FRIHOST FORUMS SEARCH FAQ TOS BLOGS COMPETITIONS
You are invited to Log in or Register a free Frihost Account!


Obama approved the AIG bonuses!





Voodoocat
You don't hear that on CNN or the Huffington Post, now do you? It turns out that the TARP bill, SIGNED BY OBAMA clearly exempts bonuses contracted before February 11, 2009. This includes the much maligned multimillion dollar AIG bonuses. What! You don't believe me? Follow this link to read the full bill: http://frwebgate.access.gpo.gov/cgi-bin/getdoc.cgi?dbname=111_cong_bills&docid=f:h1enr.pdf

the exemption is on page 404, D(iii), just above section E. Here are the actual words:

"(iii) The prohibition required under clause (i) shall
not be construed to prohibit any bonus payment required
to be paid pursuant to a written employment contract
executed on or before February 11, 2009, as such valid
employment contracts are determined by the Secretary or
the designee of the Secretary."

What idiot would add this amendment? It must have been one of those evil, big-business loving Republicans. After all, they would sell their souls to gain favor with the corrupt capitalists that run our large corporations, right? WRONG!!!! The amendment was added by CHRIS DODD, DEMOCRAT! Yet Dodd is all over the media decrying the bonuses as an arrogant misuse of government money when HE ADDED THE EXEMPTION!!!!! Can you say hypocrite?

Why would he write such an exemption and Obama sign it into law? There may be over 100,000 reasons: AIG gave over $100,000 each to Dodd and Obama. Now we know how much a president costs: $100,000.

Read more about it: http://www.foxbusiness.com/story/markets/industries/finance/dodd-cracks-aig---time/
ocalhoun
Voodoocat wrote:
a written employment contract

Before we get all worked up, might we consider that it is reasonable to not force people to break contracts? You'd put them in quite a problem, because honoring the contract would be illegal, but breaking the contract would also be illegal.
jmi256
ocalhoun wrote:
Voodoocat wrote:
a written employment contract

Before we get all worked up, might we consider that it is reasonable to not force people to break contracts? You'd put them in quite a problem, because honoring the contract would be illegal, but breaking the contract would also be illegal.


I agree with you in principle, but just a few things:

Number one: Dodd shouldn't have gone out of his way to inject the language that protects such bonuses, especially given that he was the recipient of AIG's largest political contributions, followed closely by Obama. It's one thing to not force someone to do something, and another to go out of the way to protect certain activities, such as giving out bonuses. Whether it's true or not, it has the appearance of political kickbacks.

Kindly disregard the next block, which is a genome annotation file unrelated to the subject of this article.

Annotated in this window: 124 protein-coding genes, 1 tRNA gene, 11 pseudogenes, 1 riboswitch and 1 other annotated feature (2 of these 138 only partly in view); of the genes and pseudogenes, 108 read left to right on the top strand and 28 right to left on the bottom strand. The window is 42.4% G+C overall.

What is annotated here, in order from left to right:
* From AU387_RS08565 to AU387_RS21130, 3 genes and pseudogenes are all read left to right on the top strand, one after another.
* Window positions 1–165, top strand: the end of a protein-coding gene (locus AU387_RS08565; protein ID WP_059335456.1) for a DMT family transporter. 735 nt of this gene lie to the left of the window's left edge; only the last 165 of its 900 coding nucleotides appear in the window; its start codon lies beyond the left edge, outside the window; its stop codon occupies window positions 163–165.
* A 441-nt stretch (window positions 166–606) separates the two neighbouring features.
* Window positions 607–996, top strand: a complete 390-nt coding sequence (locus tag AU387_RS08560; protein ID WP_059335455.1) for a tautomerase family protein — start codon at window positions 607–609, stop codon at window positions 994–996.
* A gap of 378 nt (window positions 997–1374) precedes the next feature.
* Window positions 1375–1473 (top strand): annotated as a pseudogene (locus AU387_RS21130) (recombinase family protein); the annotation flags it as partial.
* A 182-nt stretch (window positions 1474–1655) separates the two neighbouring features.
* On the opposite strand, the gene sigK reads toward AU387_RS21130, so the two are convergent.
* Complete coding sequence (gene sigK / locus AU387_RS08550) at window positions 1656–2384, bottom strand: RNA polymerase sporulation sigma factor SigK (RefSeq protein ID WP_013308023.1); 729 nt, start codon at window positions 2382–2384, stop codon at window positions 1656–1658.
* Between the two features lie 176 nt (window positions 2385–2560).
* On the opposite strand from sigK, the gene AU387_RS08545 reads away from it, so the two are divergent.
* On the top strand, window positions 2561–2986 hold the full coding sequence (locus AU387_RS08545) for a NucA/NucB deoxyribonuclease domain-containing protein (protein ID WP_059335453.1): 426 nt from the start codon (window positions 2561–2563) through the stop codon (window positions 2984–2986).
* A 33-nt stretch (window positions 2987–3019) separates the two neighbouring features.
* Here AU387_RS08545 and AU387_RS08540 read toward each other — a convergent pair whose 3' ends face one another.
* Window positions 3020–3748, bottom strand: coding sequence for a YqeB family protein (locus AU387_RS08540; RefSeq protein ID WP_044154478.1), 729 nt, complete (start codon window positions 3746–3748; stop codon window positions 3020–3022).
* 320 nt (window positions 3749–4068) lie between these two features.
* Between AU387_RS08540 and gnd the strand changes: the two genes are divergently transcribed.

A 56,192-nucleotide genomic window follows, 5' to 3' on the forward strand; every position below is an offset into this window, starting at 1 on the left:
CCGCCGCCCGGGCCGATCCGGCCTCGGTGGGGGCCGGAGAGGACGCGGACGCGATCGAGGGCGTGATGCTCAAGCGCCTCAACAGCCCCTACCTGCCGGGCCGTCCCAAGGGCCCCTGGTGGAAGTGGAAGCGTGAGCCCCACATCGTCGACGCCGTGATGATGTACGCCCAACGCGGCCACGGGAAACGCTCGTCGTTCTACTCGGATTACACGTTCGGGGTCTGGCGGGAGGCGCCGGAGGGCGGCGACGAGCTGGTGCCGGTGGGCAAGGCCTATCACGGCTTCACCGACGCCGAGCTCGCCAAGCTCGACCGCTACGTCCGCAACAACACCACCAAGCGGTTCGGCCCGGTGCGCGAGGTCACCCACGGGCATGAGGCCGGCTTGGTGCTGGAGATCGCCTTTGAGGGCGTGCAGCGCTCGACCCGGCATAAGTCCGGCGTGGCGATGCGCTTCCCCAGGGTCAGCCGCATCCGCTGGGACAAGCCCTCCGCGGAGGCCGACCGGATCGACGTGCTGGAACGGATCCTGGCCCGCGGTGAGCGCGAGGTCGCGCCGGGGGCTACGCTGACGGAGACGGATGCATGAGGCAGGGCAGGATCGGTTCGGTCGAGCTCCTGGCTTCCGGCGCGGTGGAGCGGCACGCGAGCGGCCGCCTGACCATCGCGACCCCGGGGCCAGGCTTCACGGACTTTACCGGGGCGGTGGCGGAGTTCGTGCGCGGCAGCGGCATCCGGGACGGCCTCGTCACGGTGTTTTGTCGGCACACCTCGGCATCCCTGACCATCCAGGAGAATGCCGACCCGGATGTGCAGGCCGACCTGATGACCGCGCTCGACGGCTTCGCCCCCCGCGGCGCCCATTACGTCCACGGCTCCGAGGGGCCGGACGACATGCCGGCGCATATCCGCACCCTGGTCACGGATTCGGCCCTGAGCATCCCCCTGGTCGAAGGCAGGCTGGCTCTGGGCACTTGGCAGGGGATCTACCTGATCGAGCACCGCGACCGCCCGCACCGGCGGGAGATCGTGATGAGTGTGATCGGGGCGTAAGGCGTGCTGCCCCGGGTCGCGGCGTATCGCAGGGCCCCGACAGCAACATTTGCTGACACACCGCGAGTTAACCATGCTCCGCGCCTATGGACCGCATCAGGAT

Number two: Obama can get on TV all he wants to express his supposed outrage at the bonuses, but he's the one who signed the bill providing them the taxpayer money and legal protection to do so. Seems very hypocritical to me.

Number three: This supports the point that the Stimulus Bill was packed full of giveaways, and that it is full of pitfalls. If politicians were provided time to read, let alone understand the ramifications, of the bill, and the public was allowed to also see the bill before they were forced to be on the hook for $1+ trillion of waste that ends up in someone else's pockets, perhaps this could have been avoided.

Number four: This highlights Obama's lack of understanding of how the businesses that he wants to "regulate" function. From everything I have heard about AIG (and Wall Street in general), the desire to make money is what drives these individuals. And bonuses are a big part of overall compensation. There are many executives who make 5x or 10x of their salaries by way of bonuses. So why wouldn't Obama and the Democrats want to address that issue before agreeing to funding the bailout? If Obama and the Democrats were intent on a bailout they could have simply gone to the executives and said, "Listen, you are going lose everything, including your job, salary and bonuses. Or you can agree to nullify/renegotiate your compensation plans to something more appropriate and then receive a bailout." Seems like an easy choice that would have avoided all this, but instead they decided to actually protect the bonuses. Either Obama doesn't understand the business world, he's unethical (see number one above) or he's incompetent. Take your pick, but either way he shouldn't be tinkering with our capital system.